NDP leader Andrea Horwath speaks with media at Queens Park.
Credits: Dave Thomas/Toronto Sun/QMI Agency
"One thing about a public inquiry - they're prorogue-proof," Horwath said Monday.
Horwath, who was set to speak to Wynne later in the day for the first time since her Liberal leadership convention win, said Wynne's predecessor, Premier Dalton McGuinty, blocked Ontarians from learning the truth about two gas plant relocations before the last general election.
"The new premier has to do better," Horwath said.
Horwath is Wynne's best bet to reach some sort of deal to keep the minority legislature going if she wants time to find her feet in the new job. The Liberal boss reached out to the NDP in her first press conference, naming youth unemployment and social services improvements among her top priorities.
But the new condition Horwath is imposing could make that difficult, as a public inquiry into the gas plants would be an unwelcome drag on efforts to distance Wynne from the last few years of McGuinty's reign.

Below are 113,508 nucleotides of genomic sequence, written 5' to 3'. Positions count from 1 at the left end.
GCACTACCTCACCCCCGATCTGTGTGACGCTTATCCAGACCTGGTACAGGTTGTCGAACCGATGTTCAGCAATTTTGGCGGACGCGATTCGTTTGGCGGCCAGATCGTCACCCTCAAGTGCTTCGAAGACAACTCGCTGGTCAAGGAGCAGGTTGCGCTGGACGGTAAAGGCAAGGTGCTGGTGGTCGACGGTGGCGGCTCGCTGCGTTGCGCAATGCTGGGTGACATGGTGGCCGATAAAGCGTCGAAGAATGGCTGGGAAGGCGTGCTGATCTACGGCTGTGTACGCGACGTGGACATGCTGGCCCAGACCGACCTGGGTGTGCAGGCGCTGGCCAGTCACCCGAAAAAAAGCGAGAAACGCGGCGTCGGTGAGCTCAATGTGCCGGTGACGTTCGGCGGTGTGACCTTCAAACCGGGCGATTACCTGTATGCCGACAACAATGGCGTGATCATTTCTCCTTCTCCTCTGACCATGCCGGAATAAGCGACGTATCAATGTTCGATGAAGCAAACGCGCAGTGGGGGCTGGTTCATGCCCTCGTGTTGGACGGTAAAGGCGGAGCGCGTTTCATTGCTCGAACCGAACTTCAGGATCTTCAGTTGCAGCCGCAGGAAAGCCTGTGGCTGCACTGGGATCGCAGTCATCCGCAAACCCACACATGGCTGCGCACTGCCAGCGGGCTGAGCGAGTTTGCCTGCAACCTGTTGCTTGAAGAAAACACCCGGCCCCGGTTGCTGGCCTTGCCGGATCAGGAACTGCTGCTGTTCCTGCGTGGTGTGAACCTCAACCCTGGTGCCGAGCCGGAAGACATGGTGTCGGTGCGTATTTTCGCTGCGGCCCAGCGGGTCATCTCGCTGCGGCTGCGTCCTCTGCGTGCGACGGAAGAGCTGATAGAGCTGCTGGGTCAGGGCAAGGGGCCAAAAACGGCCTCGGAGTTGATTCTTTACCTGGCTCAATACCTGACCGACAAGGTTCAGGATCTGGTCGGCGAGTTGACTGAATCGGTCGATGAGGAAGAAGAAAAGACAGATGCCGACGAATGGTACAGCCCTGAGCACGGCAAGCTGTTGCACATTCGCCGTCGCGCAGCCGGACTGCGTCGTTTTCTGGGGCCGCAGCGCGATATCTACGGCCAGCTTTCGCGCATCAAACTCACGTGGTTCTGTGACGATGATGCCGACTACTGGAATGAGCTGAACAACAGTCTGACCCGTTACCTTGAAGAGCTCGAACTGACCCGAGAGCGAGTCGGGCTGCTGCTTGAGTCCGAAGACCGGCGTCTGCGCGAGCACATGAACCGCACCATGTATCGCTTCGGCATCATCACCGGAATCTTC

Moving the two plants from unpopular and politically sensitive ridings in Oakville and Mississauga has cost taxpayers at least $240 million. One plant is now destined for Sarnia.
Wynne controls 53 seats in the legislature while the combined opposition parties hold 54. Those numbers allowed the PCs and the NDP to control committee hearings in the last session and haul Liberals before them to answer pointed questions on the Ornge air ambulance scandal and the cost of the gas plants.
Those uncomfortable hearings led directly to McGuinty's decision to prorogue the house when he announced his surprise retirement in October.
Horwath said Monday that she'll ensure Queen's Park peace but only if Wynne calls a public inquiry into the gas plant fiasco -- and suggested it's a prerequisite to any deal to put off an election.
"She has a pretty basic choice," Horwath said of Wynne. "We can either take it out of the legislature and find a place for people to get their answers, or we can go through the process inside the legislature. That's her decision to make.
"I'll be raising over the next couple of days some other things I think we can achieve, but this I think is a primary matter."
The PCs have signalled they will continue to pursue contempt motions against Energy Minister Chris Bentley over the cancelled gas plants.